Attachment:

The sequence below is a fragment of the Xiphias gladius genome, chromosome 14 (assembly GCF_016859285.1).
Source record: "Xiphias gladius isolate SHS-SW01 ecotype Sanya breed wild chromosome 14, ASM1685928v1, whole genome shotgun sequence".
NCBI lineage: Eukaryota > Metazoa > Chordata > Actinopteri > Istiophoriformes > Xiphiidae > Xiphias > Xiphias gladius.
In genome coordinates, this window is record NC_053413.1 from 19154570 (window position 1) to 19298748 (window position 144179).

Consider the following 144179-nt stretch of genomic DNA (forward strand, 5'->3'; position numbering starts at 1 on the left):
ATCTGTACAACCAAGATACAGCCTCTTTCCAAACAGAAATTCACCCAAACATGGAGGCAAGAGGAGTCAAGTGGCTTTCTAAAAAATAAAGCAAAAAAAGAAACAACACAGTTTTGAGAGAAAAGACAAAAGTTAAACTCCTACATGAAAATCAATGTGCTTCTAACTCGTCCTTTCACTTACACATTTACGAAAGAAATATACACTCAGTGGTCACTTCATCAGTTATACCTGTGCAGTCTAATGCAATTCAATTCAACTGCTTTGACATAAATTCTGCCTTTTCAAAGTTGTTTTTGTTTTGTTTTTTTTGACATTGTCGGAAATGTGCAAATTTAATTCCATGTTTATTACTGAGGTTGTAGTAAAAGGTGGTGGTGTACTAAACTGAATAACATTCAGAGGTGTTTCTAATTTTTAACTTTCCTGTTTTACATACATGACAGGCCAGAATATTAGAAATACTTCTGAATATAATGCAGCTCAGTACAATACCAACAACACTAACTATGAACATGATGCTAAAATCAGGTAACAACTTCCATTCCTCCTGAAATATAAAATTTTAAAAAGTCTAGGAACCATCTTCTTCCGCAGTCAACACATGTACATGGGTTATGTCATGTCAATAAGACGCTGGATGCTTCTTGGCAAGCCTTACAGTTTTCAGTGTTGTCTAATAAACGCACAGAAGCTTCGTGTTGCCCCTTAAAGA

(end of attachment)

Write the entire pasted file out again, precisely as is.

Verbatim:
The sequence below is a fragment of the Xiphias gladius genome, chromosome 14 (assembly GCF_016859285.1).
Source record: "Xiphias gladius isolate SHS-SW01 ecotype Sanya breed wild chromosome 14, ASM1685928v1, whole genome shotgun sequence".
NCBI lineage: Eukaryota > Metazoa > Chordata > Actinopteri > Istiophoriformes > Xiphiidae > Xiphias > Xiphias gladius.
In genome coordinates, this window is record NC_053413.1 from 19154570 (window position 1) to 19298748 (window position 144179).

Consider the following 144179-nt stretch of genomic DNA (forward strand, 5'->3'; position numbering starts at 1 on the left):
ATCTGTACAACCAAGATACAGCCTCTTTCCAAACAGAAATTCACCCAAACATGGAGGCAAGAGGAGTCAAGTGGCTTTCTAAAAAATAAAGCAAAAAAAGAAACAACACAGTTTTGAGAGAAAAGACAAAAGTTAAACTCCTACATGAAAATCAATGTGCTTCTAACTCGTCCTTTCACTTACACATTTACGAAAGAAATATACACTCAGTGGTCACTTCATCAGTTATACCTGTGCAGTCTAATGCAATTCAATTCAACTGCTTTGACATAAATTCTGCCTTTTCAAAGTTGTTTTTGTTTTGTTTTTTTTGACATTGTCGGAAATGTGCAAATTTAATTCCATGTTTATTACTGAGGTTGTAGTAAAAGGTGGTGGTGTACTAAACTGAATAACATTCAGAGGTGTTTCTAATTTTTAACTTTCCTGTTTTACATACATGACAGGCCAGAATATTAGAAATACTTCTGAATATAATGCAGCTCAGTACAATACCAACAACACTAACTATGAACATGATGCTAAAATCAGGTAACAACTTCCATTCCTCCTGAAATATAAAATTTTAAAAAGTCTAGGAACCATCTTCTTCCGCAGTCAACACATGTACATGGGTTATGTCATGTCAATAAGACGCTGGATGCTTCTTGGCAAGCCTTACAGTTTTCAGTGTTGTCTAATAAACGCACAGAAGCTTCGTGTTGCCCCTTAAAGA